KAKLAB is created for digital content and cultural market, aiming to achieve a fair, safe, high-performance, scalable and versatile blockchain infrastructure. KAKLAB will be realized in two stages: building a distributed file storage system KAK File, and creating an NFT asset protocol through smart contract. In the first stage, KAKLAB will realize permanent storage of digital content achieved by IPFS underlying protocol; in the second stage, KAKLAB will realize multiple NFT-related protocols, cross-chain transfer, DApp development, etc. achieved by smart contracts.
KAK FILE is based on IPFS as the underlying technology, applying KAK as node incentive to achieve permanent storage of file data.
Like IPFS, KAKLAB stores and retrieves files based on content rather than address, any file resources stored in which will be generated with a unique hash value through an encryption algorithm. Since hash value of each file is unique, KAKLAB will delete duplicate files to ensure the uniqueness.
When requesting a file:
Only ask “Who owns this file” can you request a file from KAK File and then the node where the file is stored in the system will provide this file.
When verifying a file：
If you want to verify the file, you only need to compare the hash value of the file we got with the hash value we requested from KAK File. If the hash values are the same, then we get the correct and complete file.
KAKLAB implements KAK incentive and punishment mechanism to ensure nodes completely store files within specified time. Nodes need to deposit KAK first, after fulfilling their storage obligations, they will be rewarded and refunded.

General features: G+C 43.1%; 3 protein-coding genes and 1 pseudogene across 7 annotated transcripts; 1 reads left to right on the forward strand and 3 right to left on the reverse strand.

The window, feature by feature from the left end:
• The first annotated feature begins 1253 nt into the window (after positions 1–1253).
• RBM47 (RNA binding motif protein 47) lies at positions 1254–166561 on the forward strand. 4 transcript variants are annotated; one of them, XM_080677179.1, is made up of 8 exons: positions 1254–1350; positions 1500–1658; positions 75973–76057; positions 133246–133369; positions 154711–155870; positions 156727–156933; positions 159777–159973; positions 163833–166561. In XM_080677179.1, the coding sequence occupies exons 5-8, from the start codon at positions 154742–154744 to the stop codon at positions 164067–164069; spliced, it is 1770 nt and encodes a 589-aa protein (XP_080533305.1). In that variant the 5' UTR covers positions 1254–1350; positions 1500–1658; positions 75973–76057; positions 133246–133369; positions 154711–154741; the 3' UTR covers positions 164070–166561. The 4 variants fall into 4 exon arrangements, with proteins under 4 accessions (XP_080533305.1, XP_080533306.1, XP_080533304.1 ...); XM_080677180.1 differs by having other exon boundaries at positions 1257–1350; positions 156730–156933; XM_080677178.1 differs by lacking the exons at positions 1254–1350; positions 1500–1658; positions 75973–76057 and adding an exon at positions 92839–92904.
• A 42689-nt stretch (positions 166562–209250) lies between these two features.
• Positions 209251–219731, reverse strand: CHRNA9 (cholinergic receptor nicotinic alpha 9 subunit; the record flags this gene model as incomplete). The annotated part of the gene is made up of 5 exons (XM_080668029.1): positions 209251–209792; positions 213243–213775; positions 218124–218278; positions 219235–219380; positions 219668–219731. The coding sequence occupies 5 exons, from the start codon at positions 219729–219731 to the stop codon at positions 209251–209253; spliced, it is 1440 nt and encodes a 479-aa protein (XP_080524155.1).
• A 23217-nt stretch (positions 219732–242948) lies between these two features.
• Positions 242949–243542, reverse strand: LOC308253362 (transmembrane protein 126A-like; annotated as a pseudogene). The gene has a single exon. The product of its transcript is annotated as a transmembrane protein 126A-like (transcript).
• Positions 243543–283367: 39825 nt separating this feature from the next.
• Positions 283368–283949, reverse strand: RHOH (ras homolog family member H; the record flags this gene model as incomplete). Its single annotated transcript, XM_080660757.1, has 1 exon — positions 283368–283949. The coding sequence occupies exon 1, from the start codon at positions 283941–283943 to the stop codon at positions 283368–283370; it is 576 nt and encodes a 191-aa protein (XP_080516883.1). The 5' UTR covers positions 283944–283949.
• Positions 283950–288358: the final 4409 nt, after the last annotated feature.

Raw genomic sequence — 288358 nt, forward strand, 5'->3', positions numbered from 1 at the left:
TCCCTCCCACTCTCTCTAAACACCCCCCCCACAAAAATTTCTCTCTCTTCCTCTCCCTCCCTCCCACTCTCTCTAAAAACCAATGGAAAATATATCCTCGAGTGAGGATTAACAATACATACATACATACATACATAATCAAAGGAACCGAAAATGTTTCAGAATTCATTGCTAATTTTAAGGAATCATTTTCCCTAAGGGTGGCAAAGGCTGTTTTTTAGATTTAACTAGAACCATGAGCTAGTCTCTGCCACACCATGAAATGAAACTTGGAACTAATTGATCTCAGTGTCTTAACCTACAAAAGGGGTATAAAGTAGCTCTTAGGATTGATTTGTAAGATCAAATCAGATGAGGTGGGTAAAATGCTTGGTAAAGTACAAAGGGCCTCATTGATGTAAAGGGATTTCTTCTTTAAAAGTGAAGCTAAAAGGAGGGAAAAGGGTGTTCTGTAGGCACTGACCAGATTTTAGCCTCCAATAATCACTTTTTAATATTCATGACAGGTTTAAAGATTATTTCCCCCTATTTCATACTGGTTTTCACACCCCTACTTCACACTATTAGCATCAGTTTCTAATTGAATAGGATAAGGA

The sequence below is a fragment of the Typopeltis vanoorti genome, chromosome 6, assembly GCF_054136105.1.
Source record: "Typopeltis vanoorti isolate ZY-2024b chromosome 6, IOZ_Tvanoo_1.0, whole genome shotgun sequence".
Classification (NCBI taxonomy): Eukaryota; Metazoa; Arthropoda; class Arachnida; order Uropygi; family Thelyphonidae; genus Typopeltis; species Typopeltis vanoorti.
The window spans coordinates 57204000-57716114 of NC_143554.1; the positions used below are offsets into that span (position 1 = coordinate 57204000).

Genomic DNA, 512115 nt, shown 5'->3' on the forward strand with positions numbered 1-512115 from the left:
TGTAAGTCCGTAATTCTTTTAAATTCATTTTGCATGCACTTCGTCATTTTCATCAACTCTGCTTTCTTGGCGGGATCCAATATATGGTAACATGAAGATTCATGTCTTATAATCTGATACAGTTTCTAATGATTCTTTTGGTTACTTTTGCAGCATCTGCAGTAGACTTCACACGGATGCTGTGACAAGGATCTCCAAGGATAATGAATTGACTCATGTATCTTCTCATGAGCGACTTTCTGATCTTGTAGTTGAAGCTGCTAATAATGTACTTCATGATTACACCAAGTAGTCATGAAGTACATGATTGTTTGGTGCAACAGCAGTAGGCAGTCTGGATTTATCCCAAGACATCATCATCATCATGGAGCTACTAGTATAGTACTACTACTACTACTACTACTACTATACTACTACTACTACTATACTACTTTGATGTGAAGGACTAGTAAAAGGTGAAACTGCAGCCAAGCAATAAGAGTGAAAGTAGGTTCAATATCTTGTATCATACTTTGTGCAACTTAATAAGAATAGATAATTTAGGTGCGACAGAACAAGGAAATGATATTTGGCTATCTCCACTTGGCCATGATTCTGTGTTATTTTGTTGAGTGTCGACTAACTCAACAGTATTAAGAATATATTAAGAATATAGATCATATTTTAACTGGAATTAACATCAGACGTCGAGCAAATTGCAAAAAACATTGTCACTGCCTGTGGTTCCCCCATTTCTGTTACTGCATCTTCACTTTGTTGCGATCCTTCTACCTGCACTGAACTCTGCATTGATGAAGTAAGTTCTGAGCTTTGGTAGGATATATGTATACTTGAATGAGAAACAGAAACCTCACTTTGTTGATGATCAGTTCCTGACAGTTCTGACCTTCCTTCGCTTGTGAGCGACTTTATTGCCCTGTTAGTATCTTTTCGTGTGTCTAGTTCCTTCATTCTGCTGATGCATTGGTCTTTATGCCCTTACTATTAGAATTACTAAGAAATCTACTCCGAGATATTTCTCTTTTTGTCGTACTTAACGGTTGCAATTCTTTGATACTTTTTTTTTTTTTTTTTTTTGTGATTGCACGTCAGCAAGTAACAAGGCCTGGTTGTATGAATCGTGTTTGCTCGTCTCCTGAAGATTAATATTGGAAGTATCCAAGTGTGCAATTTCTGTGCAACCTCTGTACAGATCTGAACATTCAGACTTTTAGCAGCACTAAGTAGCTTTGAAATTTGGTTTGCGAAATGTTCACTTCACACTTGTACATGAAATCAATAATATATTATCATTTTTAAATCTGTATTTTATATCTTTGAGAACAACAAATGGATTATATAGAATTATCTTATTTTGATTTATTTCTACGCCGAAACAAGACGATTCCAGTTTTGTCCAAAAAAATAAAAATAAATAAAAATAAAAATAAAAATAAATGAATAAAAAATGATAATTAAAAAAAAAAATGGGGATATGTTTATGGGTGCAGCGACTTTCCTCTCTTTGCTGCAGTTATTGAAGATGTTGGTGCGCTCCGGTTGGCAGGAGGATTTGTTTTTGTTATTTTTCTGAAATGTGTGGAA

Nodes in KAK File get reward from the following ways:
Storage reward: Storage service providers deposit KAK to become a storage service provider, and provide storage service within specific time to obtain rewards from customers;
Block generation reward: Storage service providers become validators through competition, and obtain rewards and fees through packaging blocks.
When the following rules are triggered, they will be punished or even emptied:
Consensus attack punishment: if a qualified node does not generate a new block required by the consensus mechanism, it will be regarded as a network attack;
Failure to submit the storage proof within specified time: if the delay time exceeds the generation attack threshold value, it will be considered as malicious offline that affects the security of the stored file.
Error in submitted storage proof: when a node has disk damage or data loss, it shall try to recover the data. If the proof submitted by the node deviates from the hash value of the customer’s source file, and the data is not recovered within specified time, it will be considered as malicious destruction.
Dan Barwell is a freelance editor for heraldquest.com and he is the best editor. He born in Tempa, and he graduated from the University of Tampa with a Marketing and Economics degree. After beginning his career in content creation and copywriting, he joined the Herald Quest.
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